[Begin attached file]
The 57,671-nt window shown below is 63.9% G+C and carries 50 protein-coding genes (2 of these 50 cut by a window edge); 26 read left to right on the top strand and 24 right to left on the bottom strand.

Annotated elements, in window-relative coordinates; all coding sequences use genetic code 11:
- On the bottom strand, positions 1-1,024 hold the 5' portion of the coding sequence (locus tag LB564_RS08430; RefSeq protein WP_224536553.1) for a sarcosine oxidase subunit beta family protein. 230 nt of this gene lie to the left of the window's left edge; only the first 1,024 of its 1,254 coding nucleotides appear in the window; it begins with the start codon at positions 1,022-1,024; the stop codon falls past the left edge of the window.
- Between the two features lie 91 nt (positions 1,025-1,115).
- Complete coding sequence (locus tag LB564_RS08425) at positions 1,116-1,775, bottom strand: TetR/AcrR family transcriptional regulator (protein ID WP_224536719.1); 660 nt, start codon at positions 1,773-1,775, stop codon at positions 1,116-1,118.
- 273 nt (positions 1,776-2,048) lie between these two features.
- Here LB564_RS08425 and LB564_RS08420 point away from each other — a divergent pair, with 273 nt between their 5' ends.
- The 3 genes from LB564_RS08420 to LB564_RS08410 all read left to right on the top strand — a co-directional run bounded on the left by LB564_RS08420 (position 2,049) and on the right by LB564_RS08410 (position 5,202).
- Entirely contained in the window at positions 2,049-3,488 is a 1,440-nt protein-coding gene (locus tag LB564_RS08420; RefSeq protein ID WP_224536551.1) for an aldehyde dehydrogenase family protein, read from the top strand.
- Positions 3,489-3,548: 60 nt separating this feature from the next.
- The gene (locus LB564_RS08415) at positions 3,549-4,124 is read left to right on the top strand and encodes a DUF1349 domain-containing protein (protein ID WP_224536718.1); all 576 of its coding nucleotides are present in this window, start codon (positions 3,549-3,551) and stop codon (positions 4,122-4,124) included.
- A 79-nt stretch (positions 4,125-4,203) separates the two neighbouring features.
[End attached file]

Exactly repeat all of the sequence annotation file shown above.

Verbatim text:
The 57,671-nt window shown below is 63.9% G+C and carries 50 protein-coding genes (2 of these 50 cut by a window edge); 26 read left to right on the top strand and 24 right to left on the bottom strand.

Annotated elements, in window-relative coordinates; all coding sequences use genetic code 11:
- On the bottom strand, positions 1-1,024 hold the 5' portion of the coding sequence (locus tag LB564_RS08430; RefSeq protein WP_224536553.1) for a sarcosine oxidase subunit beta family protein. 230 nt of this gene lie to the left of the window's left edge; only the first 1,024 of its 1,254 coding nucleotides appear in the window; it begins with the start codon at positions 1,022-1,024; the stop codon falls past the left edge of the window.
- Between the two features lie 91 nt (positions 1,025-1,115).
- Complete coding sequence (locus tag LB564_RS08425) at positions 1,116-1,775, bottom strand: TetR/AcrR family transcriptional regulator (protein ID WP_224536719.1); 660 nt, start codon at positions 1,773-1,775, stop codon at positions 1,116-1,118.
- 273 nt (positions 1,776-2,048) lie between these two features.
- Here LB564_RS08425 and LB564_RS08420 point away from each other — a divergent pair, with 273 nt between their 5' ends.
- The 3 genes from LB564_RS08420 to LB564_RS08410 all read left to right on the top strand — a co-directional run bounded on the left by LB564_RS08420 (position 2,049) and on the right by LB564_RS08410 (position 5,202).
- Entirely contained in the window at positions 2,049-3,488 is a 1,440-nt protein-coding gene (locus tag LB564_RS08420; RefSeq protein ID WP_224536551.1) for an aldehyde dehydrogenase family protein, read from the top strand.
- Positions 3,489-3,548: 60 nt separating this feature from the next.
- The gene (locus LB564_RS08415) at positions 3,549-4,124 is read left to right on the top strand and encodes a DUF1349 domain-containing protein (protein ID WP_224536718.1); all 576 of its coding nucleotides are present in this window, start codon (positions 3,549-3,551) and stop codon (positions 4,122-4,124) included.
- A 79-nt stretch (positions 4,125-4,203) separates the two neighbouring features.